For nighttime scenes with movement, try an interval of 4-5secs. If shooting subjects like the moon, aim for 10-15secs. In very low light – as in no ambient lighting – you’ll probably want the max intervals of 20-30secs.

As for the shutter speed, for night skies you’ll want to set it between 15 and 20secs. Try 2-10secs for subjects like traffic trails and fireworks. Otherwise, leave it on Auto for low-light scenes such as the golden hours where there is a decent amount of ambient light still.

Setting up your timelapse on the GoPro Fusion

Enabling the correct timelapse settings on your GoPro Fusion is a pretty straightforward process once you realise what the menus are and how certain buttons have double functions. We explain step-by-step below how to set up your timelapse, or you can watch the video tutorial above.

When you power on the Fusion, it will by default go to your Video mode. Press the Mode button on the side three times until you see the wrench icon on your screen. This is your Settings menu.

In Settings, press the Record button (the red circle) on the front of the Fusion twice to get to your timelapse settings menu. Note: in the settings menus like this, the Mode button toggles down, and the Record button toggles through the options on each row.

If this is your first time shooting a timelapse, your Fusion will probably be in the default Timelapse Photo mode. Press Mode to scroll down to the Timelapse Photo icon and press Record to toggle across to Timelapse Video or Night Lapse.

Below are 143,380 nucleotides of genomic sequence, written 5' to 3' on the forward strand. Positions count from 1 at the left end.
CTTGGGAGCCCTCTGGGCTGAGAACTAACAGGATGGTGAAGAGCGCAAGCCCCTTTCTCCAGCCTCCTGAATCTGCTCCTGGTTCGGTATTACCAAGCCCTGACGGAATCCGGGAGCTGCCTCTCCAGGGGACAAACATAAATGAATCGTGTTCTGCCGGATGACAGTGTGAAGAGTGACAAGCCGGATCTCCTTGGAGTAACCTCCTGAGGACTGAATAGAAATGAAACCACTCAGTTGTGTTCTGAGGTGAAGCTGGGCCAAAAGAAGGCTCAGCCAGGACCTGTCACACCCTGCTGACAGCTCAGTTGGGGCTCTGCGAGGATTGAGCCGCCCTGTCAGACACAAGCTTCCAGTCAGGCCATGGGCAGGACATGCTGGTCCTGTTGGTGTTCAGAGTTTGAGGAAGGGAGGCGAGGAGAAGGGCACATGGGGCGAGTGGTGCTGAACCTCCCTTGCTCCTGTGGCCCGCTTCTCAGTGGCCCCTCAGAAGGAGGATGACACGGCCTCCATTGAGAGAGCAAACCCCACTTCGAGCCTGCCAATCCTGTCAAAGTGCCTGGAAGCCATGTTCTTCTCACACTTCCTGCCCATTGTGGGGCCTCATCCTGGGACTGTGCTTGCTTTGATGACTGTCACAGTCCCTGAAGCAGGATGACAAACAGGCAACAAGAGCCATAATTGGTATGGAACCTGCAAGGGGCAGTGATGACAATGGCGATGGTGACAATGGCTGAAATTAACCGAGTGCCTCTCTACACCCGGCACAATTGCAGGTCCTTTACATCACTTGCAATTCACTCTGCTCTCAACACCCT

When this is set, press Mode and scroll down to set your resolution. Again, press the Record button until you get to your desired resolution, and scroll down.

Next you’ll set your interval in the same manner. If you’re in Night Lapse mode, you’ll set the shutter speed before you get to the interval.

If in Timelapse Photo or Night Lapse modes you can now scroll down and enable Protune. Doing this reveals new menu items for exposure compensation and ISO.

Now you’re done. Scroll down to Done and press Record. This will throw you back out of Settings and into your Timelapse mode of choice. Once you’ve positioned your camera, you can either tell the Fusion: “GoPro start timelapse.” And then “GoPro stop timelapse” when complete. Or you can press the Record button or use the GoPro app to begin and end your timelapse sequence.

Note: at the time of writing the GoPro app doesn’t support the Fusion on most Android phones, so you’ll need to use one of the other two methods.

Have you shot a nice GoPro Fusion timelapse? Post a link in the comments!

How to shoot a 360 timelapse video with the GoPro Fusion
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How to shoot a 360 timelapse video with the GoPro Fusion
There are two ways to shoot a timelapse video with the GoPro Fusion 360 camera: Timelapse Photo and Timelapse Video modes. These are very similar, but there are a few crucial differences.
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Camera Jabber
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Marcos Kulenkampff
Marcos Kulenkampff
3 years ago

For a sunrise which mode is better?